by Sayaka Matsuoka

The get-together at the Chinese Kitchen earlier this month wasn’t your ordinary girls night.

The International Girls Night Out group was meeting for the 64th time after being started six years ago by two local women, Marion Hofmann and Karen Narita.

“The sole purpose is to have fun,” Hofmann said. “It’s a really nice way to meet other people.”

The two Greensboro natives started the monthly group in February 2009 as a way for women from international backgrounds to come together for a night of drinks, food and conversation.

“Our goal is to meet every month except for November and December because of holidays,” she added.

While they started in Greensboro with only 11 people their first meeting, the group grew by word of mouth and now boasts an average of 40 to 50 women from all over the world. June’s meeting broke a new record, with 54 attendees. And the July affair was no exception; at least 40 women showed up to the Asian fusion restaurant near Quaker Village. The restaurant was formerly housed in a smaller location in the popular shopping center by Guilford College, but the new, modern space has been the establishment’s home for the past year after considerable construction for a new tenant moving in nearby, owner Ying Chiu said.

“We had to move because of Wal-Mart,” Chiu said. “We got kicked out.”

The established Chinese Kitchen may wear a new face, but it offers the same great food as it has for the past 10 years.

Both newcomers and returnees were in attendance; Pooja Cooper was one of the latter.

“People think Greensboro is a small city but there’s such a wide variety of women here,” said Cooper, who has been showing up for the past two years. “We’re all in the same boat; we miss our homes and this way we get to connect with others who are going through the same thing.”

In part because of my Japanese heritage, group co-founder Karen Narita contacted me a few weeks ago after seeing my name in our neighborhood listserv. After recently discovering one of my favorite Chinese restaurants from my childhood was still open, I suggested the 64th meeting be hosted at Chinese Kitchen.

The night brought together women of different generations and from all over the world including France, Germany, Korea, Peru, Austria, Canada, Vietnam, Belarus, Brazil and the Dominican Republic.

This slideshow requires JavaScript.

The group filled the large, open restaurant and once everyone was seated, conversation flowed naturally. Women snickered as gossip traveled across the room, while others filled their friends in on lives revolving around husbands and children. At my table, which came to be labeled the “Asian invasion,” the talk was about where we came from. Narita, whose name is also a major city in Japan, revealed her childhood growing up in Brazil after her grandparents moved there from the island nation. Ci Barros, Karen’s mother-in-law who is also Brazilian, sat next to her. Barros moved to the United States in 1999 but lived in different countries before settling in North Carolina years ago. Next to me sat Truc Nguyen, a young Vietnamese woman, whose name was actually pronounced “Joop,” as was written on her nametag by her co-worker who invited her, Margarita Pasakarnis from Belarus. Nguyen moved to the States at the age of 5 when her parents moved here as refugees after the war. Pasakarnis came to the United States for her husband at the time.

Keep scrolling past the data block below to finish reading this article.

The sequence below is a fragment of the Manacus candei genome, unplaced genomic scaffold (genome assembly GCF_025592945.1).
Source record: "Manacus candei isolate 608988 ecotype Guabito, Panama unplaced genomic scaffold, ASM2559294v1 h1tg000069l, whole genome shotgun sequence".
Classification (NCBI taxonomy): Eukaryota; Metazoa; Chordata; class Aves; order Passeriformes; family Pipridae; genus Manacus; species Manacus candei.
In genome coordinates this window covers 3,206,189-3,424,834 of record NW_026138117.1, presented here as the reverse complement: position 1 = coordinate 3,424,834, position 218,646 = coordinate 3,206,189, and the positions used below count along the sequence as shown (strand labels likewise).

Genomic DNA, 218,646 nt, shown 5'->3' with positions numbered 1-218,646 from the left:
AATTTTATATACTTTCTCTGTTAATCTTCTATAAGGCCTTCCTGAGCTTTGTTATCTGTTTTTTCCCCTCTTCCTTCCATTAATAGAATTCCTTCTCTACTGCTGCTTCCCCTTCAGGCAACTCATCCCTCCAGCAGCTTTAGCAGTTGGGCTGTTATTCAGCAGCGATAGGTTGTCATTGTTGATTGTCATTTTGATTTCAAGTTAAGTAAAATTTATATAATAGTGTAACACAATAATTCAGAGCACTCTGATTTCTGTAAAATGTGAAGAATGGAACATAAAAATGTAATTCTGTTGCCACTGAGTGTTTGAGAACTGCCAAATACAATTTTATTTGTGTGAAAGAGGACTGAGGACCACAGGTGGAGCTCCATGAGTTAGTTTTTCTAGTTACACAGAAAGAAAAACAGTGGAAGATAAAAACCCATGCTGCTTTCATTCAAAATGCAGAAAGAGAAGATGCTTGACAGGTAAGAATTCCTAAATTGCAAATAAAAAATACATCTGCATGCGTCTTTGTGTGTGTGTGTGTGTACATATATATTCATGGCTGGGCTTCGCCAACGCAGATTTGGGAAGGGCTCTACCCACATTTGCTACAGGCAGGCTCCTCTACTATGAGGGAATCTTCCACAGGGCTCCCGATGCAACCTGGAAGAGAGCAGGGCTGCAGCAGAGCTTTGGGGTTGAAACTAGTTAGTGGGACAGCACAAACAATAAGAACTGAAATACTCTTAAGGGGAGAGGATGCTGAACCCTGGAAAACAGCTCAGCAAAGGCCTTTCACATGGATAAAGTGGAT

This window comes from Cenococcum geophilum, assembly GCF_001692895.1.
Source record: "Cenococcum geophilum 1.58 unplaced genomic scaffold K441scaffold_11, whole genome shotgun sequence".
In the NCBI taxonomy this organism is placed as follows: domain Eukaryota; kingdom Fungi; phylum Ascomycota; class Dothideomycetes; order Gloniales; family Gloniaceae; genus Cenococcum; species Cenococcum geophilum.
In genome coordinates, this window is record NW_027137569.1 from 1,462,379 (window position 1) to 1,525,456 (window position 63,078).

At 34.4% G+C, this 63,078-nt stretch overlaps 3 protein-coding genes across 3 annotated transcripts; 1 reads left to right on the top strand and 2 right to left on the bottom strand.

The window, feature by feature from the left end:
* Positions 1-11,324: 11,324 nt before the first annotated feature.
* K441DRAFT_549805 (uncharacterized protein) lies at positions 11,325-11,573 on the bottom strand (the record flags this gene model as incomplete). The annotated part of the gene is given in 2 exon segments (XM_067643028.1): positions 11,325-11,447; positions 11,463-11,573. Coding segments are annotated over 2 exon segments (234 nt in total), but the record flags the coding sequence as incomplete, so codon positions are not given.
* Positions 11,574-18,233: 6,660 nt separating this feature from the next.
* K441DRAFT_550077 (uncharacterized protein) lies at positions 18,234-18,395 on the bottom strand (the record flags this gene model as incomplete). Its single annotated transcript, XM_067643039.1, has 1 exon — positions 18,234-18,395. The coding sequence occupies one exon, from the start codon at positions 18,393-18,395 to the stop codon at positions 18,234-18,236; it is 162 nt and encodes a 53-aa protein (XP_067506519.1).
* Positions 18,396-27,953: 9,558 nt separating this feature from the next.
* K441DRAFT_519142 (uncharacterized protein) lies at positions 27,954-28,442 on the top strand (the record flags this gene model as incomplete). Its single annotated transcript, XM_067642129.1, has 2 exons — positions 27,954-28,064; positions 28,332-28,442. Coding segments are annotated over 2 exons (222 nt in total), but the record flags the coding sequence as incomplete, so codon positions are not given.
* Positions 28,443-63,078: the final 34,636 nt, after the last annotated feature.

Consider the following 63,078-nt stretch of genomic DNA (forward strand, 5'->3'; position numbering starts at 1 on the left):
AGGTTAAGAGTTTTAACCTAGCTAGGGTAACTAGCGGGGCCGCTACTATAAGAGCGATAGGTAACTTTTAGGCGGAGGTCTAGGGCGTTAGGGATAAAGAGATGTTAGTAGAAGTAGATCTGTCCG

While we waited for the main fare, we munched on complimentary fried noodles, dipping them in sweet and sour sauce. Soon, appetizers, entrees and vibrant sushi dishes were rolling out of the kitchen and onto our tables.

I ordered an old favorite — sesame chicken with broccoli — and some of the other women picked similar chicken dishes, Mongolian beef, seared scallops and lettuce wraps. Pasakarnis, who insisted on trying something new, had a plate of thin, yellowed, curry noodles placed in front of her.

“I don’t usually like curry, but this is delicious,” she said about the Singaporean noodles. “Here, have some.”

As we enjoyed our entrees, we continued to get to know each other. YoungDoo Carey, a Korean woman, and I bonded over our love of food and began a conversation with Narita about different Japanese and Korean dishes. Carey recommended adding Tahini sauce to ramen to give it extra flavor and then started exalting shiso leaves and plum wine.

While many of the women, including myself, met each other for the first time that night, the common factor of being displaced from our home countries made bonding all the more natural; and by the end of the night, many felt they had found a new home away from home.

For more information on the monthly International Girls Night Out, join the group on Facebook or contact Karen Narita or Marion Hofmann on the social networking site.

Join the First Amendment Society, a membership that goes directly to funding TCB‘s newsroom.

We believe that reporting can save the world.

The TCB First Amendment Society recognizes the vital role of a free, unfettered press with a bundling of local experiences designed to build community, and unique engagements with our newsroom that will help you understand, and shape, local journalism’s critical role in uplifting the people in our cities.

All revenue goes directly into the newsroom as reporters’ salaries and freelance commissions.

🗲 Join The Society 🗲